Eating Raoul (1982) is the late Paul Bartel’s outrageous black comedy in which a married couple (Bartel and Mary Woronov) discover that killing swingers is a good way to finance the opening of a new restaurant.
The Game (1997), directed by David Fincher, stars Michael Douglas as a lonely, wealthy San Francisco banker who, for his birthday, receives a gift from mysterious brother Sean Penn. It’s Douglas’ immersion into a real-life game that turns his life upside down.
As expected, both films have some dandy extras.
Also from Criterion: Marcel Carne’s Les Visiteurs Du Soir, in which two minstrels arrive in a castle in the 15th Century and are revealed to be employed by the devil to bring grief to the world…Norman Mailer, the legendary novelist, delved into filmmaking in the 1960s and early 1970s, bringing his trademark macho flair to the table. Three of these films comprise Maidstone and Other Films by Norman Mailer. Maidstone (1970), Beyond the Law ( 1968) and Wild 90 (1968) are all reflective of the egocentric writer’s feisty personality…Quadrophenia (1979) is a highly charged cinematic adaptation of The Who’s grand rock opera centering on the 1960s battle in London of the mods and the rockers…Lonesome (1928) is a long-lost treasure, a 1929 near-silent film from near-forgotten filmmaker Paul Fejos, who uses color tints, visual effects and fascinating camerawork to tell the tale of romance on Coney Island during the Fourth of July holiday.
Bravo Bava: Italian maestro of the macabre Mario Bava toiled in the gladiator genre as a writer, director and cinematographer before he became a specialist in horror and thrillers. Now, some of Bava’s most acclaimed horror works are being reissued by Kino on DVD and Blu-ray.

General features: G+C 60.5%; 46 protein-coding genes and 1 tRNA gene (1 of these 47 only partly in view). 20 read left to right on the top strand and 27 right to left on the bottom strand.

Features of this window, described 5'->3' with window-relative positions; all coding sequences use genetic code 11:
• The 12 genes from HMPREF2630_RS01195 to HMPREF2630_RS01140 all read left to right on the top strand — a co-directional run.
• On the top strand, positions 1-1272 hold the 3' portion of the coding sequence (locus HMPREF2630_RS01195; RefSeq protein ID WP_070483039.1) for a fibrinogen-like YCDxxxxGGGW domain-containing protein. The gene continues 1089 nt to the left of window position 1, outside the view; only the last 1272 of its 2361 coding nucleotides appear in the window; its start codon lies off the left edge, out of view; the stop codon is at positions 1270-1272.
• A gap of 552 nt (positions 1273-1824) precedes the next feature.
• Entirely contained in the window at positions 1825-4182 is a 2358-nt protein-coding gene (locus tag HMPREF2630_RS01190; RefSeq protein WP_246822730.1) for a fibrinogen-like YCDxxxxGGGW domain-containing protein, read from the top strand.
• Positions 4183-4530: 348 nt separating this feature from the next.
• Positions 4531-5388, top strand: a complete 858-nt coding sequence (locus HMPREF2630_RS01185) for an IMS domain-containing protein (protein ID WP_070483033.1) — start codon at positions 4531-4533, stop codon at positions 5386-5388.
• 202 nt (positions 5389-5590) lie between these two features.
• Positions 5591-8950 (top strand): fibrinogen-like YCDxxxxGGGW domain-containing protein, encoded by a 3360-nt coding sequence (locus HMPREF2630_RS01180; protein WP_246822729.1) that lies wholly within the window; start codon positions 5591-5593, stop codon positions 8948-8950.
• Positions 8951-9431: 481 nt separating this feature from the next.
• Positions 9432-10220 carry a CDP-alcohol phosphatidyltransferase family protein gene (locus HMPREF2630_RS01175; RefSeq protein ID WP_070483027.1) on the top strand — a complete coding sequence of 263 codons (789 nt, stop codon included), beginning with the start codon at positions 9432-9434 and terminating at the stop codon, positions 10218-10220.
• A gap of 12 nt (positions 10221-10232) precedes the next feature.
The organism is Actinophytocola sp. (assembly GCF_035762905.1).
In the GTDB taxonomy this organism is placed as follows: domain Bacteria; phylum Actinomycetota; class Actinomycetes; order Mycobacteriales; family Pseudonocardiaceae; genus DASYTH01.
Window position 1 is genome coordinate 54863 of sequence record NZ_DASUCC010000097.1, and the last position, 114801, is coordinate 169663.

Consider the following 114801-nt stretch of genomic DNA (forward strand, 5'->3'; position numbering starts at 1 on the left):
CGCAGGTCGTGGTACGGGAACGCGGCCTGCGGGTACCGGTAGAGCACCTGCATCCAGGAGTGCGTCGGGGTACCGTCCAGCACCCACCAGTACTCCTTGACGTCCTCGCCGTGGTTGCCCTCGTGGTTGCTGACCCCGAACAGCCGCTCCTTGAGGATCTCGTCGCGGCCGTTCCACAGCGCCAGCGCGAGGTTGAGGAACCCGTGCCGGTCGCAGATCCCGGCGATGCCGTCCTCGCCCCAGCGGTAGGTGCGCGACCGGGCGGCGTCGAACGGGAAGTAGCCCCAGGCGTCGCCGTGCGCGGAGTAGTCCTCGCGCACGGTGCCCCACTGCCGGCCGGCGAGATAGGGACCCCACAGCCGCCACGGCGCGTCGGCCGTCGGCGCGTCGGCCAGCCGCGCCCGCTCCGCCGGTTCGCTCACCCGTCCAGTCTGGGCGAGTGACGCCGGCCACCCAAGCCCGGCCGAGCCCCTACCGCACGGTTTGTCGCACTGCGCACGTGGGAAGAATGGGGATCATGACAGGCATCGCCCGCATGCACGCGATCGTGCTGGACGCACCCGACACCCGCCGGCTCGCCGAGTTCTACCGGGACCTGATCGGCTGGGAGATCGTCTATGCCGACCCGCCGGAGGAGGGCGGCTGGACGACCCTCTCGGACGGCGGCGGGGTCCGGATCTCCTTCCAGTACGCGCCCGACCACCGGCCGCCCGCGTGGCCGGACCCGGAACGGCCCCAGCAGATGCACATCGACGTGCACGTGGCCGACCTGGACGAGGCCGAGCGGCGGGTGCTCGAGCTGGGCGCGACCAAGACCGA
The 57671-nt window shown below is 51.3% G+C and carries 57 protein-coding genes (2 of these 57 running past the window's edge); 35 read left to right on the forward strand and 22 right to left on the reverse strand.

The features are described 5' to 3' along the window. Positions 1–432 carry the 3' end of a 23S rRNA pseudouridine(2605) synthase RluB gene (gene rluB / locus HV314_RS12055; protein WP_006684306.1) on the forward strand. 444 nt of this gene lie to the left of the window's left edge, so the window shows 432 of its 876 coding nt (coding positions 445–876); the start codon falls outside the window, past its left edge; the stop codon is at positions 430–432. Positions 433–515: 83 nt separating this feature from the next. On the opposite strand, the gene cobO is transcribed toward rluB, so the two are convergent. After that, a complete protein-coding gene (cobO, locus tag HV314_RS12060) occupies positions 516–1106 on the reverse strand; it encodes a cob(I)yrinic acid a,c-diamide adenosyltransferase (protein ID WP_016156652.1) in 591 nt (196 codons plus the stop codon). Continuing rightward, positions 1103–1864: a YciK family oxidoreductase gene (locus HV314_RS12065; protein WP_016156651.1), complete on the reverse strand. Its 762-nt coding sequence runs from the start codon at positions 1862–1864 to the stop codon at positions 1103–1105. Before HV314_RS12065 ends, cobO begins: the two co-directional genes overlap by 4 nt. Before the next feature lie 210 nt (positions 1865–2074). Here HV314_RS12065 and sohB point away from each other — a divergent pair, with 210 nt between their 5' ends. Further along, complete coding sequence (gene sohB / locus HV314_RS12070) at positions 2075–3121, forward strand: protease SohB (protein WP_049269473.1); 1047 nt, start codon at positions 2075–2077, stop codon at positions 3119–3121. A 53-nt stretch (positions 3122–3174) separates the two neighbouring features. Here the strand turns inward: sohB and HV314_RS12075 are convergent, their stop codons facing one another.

Black Sunday (1960) is a horrific vampire tale in which an ages-old witch is joined by her servant as they bring terror to one of her descendants. Barbara Steele, John Richardson and Andrea Checchi star in this gothic classic.
Hatchet for the Honeymoon (1970) offers Bava in giallo phase, centering on a serial killer who owns a bridal shop and kills women in order to find out what has led to his problems.
Lisa and the Devil (1973)/The House of Exorcism (1976) are essentially two versions of the same movie, as House has extra scenes added for American audiences. Elke Sommer is a tourist who winds up in an old house in Italy inhabited by a group of weird people (including butler Telly Savalas) —and, possibly, an otherworldy presence. The disturbing, tension-filled film was supplemented by producer Alfredo Leone with exorcism scenes and American priest Robert Alda in House of Exorcism. Now you can see both versions and compare.
Screams and Screams Again: Shout Factory!, which has brought us some great cult titles (The Stepfather, the Roger Corman New World library) and TV shows (SCTV, Adam 12, All in the Family) to us in the past has just gotten into the horror movie business in a big way. They’ve introduced Scream Factory!, a terror tale line of DVDs and Blu-rays filled with titles from Universal Pictures and other sources. All are being issued in DVD and Blu-ray and loaded with cool extras. The first two batches include the Jamie Lee Curtis starrers Halloween II and Terror Train, Halloween III: Season of the Witch: Collector’s Edition and Tobe Hooper’s The Funhouse. Down the road, we will get to see John Carpenter’s They Live, Don Coscarelli’s Phantasm II, Michael Ritchie’s The Island, Dick Richards’ Death Valley and Wes Craven’s Deadly Blessing. Amen!